[this is the third segment of a post started here (part 1), and continued here (part 2)]
Mind maps were the most popular type of diagram. By the time universities emerged towards the end of the 12th century, diagrams had become the main tool for organising information and knowledge. A way to understand the human soul (anima) was through complex diagrams linking Aristotelian theory with modern (i.e. medieval) ideas.
A complex zoomorphic diagram connecting elements of ethics, kinship, law and theology, Cotton Roll XIV 12, membrane 37.
Diagrams offered an overview of various fields of knowledge, like language, rhetoric, logic, maths, astronomy or music. They fostered abstraction and the view from above, which accustoms the human mind to look at things lying beyond the field of vision.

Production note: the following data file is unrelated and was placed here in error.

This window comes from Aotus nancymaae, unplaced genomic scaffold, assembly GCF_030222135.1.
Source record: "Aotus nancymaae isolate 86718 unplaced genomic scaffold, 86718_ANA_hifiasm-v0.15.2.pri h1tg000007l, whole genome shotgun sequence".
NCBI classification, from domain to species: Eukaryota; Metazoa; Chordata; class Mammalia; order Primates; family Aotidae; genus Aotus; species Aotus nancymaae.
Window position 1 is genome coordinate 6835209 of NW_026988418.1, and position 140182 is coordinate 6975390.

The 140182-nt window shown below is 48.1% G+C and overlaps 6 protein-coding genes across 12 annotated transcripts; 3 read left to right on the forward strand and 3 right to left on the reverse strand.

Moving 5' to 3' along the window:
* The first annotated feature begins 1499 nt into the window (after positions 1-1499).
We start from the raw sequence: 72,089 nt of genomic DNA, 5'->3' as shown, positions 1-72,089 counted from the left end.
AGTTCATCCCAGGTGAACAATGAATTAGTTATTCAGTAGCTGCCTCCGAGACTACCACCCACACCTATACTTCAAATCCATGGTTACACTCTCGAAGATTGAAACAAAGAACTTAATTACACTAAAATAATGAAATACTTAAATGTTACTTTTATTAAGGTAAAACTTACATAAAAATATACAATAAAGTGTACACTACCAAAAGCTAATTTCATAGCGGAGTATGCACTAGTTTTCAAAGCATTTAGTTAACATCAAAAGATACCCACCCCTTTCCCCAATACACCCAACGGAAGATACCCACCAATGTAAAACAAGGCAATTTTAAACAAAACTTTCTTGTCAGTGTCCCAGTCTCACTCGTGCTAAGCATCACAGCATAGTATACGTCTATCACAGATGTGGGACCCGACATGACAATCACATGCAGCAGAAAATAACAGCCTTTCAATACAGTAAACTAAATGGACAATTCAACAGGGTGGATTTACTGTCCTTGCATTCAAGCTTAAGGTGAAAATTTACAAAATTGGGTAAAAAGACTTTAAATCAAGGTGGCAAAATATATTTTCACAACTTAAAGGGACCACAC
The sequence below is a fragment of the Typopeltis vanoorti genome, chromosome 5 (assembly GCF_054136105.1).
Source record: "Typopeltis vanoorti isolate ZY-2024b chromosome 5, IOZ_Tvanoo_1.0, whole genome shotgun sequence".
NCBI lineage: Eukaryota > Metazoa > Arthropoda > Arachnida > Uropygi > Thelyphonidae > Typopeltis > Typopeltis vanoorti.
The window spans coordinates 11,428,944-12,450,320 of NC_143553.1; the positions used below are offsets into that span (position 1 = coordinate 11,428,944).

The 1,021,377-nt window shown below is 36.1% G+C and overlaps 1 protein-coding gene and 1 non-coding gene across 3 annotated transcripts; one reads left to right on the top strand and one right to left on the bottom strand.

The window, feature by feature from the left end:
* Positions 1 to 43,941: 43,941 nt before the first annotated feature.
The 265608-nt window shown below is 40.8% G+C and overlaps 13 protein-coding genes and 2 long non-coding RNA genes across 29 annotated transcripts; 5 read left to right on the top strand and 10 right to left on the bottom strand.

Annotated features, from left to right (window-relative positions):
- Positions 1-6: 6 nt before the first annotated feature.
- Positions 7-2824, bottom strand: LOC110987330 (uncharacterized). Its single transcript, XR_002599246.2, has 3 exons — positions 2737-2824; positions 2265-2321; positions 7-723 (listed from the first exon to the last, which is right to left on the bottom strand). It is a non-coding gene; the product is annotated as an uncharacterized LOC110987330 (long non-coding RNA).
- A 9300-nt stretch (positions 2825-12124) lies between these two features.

The development of cartography tracks the evolution of diagrams closely. Admittedly, maps already existed in the ancient world, but the science of mapmaking emerged in the medieval period. Maps are views from above, using an abstract representation to model a field lying beyond the field of vision. While a diagram of the universe, like in Harley MS 647 (see image above), projects a theoretical model independent of empirical observation (notwithstanding occasional medieval stargazing), a nautical map is an abstraction derived from experience.